Welcome back, everyone. In this video, we'll cover a type of pressure gauge, which remember is just an instrument used to measure pressure called a manometer. Let's go ahead and check this out. Remember that all pressure gauges use height differences to calculate pressure, and we do it by using this equation here, the p bottom equation. There's nothing new here. We've seen this equation a lot before. Alright? So here's what a manometer looks like. It kinda looks like this sort of U-shaped tube like this that ends with a bulb on one side. This bulb has a type of gas. It could be a vacuum or it could be a type of gas here. And on the other side, you could have the manometer be closed or it could be open to the outside air. So, generally, what happens is there's another type of gas over here. I'm gonna call this gas 1. I'm gonna call this one gas 2, actually. And, basically, depending on these gases and their pressures, it causes this liquid to sort of go up and down and change heights. Alright? So I want to show you how this manometer works through a couple of different scenarios that you might see.

Now, the first one here is where you have the manometer that's closed on the left side and normally what that means is that the pressure is going to be 0. You're going to have a basically a vacuum on the left side. So, you have zero pressure over here and if the right side is also at the same pressure, so in other words, if you also have a vacuum over on the right side, then basically you're going to have 0 pressures on both the right and left sides of the column. Now remember, if you have zero pressure and they're equal, then basically neither one of them is going to be pushing down more on the column than the other one. And so they're going to remain level at the same height. This makes sense because you have the same liquid. Right? You have the same liquid here. And remember, the same liquid at the same height should give you the same pressure. So the other way around of saying that is that the same liquid at the same pressure should remain at the same height. Now, you also could have a manometer that's open on one side, in which case you have it basically exposed to air. Almost always, it's going to be air. So that air is pushing down on the left column, presumably with 1 atmosphere of pressure. Now if the bulb is also filled with a gas at 1 atmosphere, then the gas is also pushing on the right side with 1 atmosphere as well. So again, because these two things here, because the tops of these liquids are both going to be exposed to the same pressure on the left and right sides, and they're going to be at the same height. So these two sorts of cases here are trivial, right? There's nothing really interesting going on here. All this is doing is reinforcing the idea that equal pressures on both right and left sides are going to give you the same height. Where things get a little bit interesting is where you have these gases that are at different pressures. Pressures.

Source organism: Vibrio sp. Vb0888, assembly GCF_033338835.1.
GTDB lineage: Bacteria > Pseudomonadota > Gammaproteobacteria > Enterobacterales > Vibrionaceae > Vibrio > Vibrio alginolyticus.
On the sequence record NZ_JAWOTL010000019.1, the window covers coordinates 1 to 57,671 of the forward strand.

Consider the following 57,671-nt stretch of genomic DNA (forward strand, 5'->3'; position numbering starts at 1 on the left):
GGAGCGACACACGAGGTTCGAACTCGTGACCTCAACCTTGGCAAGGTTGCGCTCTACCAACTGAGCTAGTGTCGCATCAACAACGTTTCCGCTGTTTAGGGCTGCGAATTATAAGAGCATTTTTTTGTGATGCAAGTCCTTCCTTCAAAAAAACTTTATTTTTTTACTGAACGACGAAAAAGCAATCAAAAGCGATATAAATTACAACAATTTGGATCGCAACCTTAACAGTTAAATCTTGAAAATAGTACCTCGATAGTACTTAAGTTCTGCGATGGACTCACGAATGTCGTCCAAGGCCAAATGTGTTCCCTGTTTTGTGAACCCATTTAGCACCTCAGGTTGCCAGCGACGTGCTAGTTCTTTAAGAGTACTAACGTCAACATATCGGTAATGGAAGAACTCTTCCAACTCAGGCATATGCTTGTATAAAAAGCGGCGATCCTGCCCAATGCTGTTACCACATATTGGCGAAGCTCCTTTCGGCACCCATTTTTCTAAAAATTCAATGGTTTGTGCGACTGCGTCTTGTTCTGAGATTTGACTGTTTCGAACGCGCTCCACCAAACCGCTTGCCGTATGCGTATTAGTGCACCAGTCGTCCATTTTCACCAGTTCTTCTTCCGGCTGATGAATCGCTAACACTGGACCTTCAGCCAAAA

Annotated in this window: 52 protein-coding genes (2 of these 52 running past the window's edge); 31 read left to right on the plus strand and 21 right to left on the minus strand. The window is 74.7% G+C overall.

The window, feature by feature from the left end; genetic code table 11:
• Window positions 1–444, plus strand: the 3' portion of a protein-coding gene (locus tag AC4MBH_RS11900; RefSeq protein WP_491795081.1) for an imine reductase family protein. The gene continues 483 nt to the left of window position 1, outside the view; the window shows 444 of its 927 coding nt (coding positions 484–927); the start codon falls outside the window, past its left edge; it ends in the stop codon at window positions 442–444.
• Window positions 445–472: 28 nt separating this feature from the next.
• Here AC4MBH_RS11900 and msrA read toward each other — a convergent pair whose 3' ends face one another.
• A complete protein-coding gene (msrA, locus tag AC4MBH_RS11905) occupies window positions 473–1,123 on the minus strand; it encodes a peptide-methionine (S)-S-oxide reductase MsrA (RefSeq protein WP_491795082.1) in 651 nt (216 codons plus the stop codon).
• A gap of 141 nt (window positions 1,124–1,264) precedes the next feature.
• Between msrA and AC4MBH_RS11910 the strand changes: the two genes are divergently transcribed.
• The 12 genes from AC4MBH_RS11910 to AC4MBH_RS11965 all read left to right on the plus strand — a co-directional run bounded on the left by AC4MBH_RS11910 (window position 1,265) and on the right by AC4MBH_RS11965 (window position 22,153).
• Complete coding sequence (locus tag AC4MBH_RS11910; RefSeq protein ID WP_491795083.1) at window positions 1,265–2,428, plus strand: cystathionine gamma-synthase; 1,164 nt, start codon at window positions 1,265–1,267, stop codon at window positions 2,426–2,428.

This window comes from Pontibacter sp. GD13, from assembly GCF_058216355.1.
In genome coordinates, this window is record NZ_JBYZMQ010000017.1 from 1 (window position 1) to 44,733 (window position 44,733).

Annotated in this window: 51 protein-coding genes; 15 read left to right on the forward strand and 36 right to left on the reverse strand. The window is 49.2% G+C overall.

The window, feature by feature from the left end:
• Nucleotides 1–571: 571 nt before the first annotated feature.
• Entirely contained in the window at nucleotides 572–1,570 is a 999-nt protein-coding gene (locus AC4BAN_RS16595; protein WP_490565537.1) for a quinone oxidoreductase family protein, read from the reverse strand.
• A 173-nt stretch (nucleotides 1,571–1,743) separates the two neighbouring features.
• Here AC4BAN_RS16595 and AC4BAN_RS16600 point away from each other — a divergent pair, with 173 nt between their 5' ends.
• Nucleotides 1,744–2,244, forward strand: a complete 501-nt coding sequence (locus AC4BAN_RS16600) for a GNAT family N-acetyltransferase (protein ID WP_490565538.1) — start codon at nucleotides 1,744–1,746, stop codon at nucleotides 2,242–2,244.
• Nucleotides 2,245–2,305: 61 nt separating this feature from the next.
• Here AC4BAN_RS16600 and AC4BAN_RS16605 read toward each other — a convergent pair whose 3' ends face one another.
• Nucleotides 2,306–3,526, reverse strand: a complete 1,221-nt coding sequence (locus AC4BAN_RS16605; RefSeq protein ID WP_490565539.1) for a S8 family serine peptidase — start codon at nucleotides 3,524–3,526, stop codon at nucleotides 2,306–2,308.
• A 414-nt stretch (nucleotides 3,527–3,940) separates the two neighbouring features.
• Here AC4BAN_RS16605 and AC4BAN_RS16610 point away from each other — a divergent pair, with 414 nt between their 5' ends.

Now before I get into that, I just want to remind you that the pressure of the gas does not change a whole lot with the height difference. What I mean by this is that when we had columns of liquid like this depending on where you were, how deep you were throughout the column, and if it was long enough, the pressure could be significantly different. But that doesn't happen with gases. And so basically, what this means here is that if you're pushing down with 1 atmosphere over here, then it's going to be 1 atmosphere throughout the entire column all the way up to the bulb. You're never going to have weird situations where it's 1 atmosphere here and 0.9 up here or something like that. Alright. So you can always assume that it's basically just uniform throughout.

Okay. So here's what happens when you have different pressures. Right? So in one case, if the manometer is closed on the right side, remember, this just means that you have p equals 0 over here, so you have no pressure. But on the right side, if you have the bulb that's filled with, let's say, with 1 atmosphere of pressure, then basically what happens is that 1 atmosphere on the right side is going to push down more than on the left side. And what happens is you're going to end up with a height difference. This height difference is always where the liquid hits the leftmost gas and where the liquid hits this interface over here. So basically, these two points are your most important points. You're going to draw this across and this is going to be where you measure your height difference for. So your height difference is always going to be this thing over here. This is the h that you're going to plug into your equations for, ρ g h or your p b o t t o m = p t o p + ρ g h . Now remember, you're usually going to use this equation when you have columns of liquid, that you have and you have a density, and you're going to have different pressures at the top and the bottom. So in this equation, what corresponds to the p bottom and the p top? Well, basically, this thing here is always going to be your p top and this thing over here is always going to be your p bottom. And what I want to mention here is remember that this gas here, this liquid is going to be the same height as this liquid over here. So, basically, p bottom is basically these two these points over here, or this point over here or also this point over here. P bottom is always basically just whatever is on the right side of the column. Okay? It's because of these rules that we have that the same liquid at the same height is goin...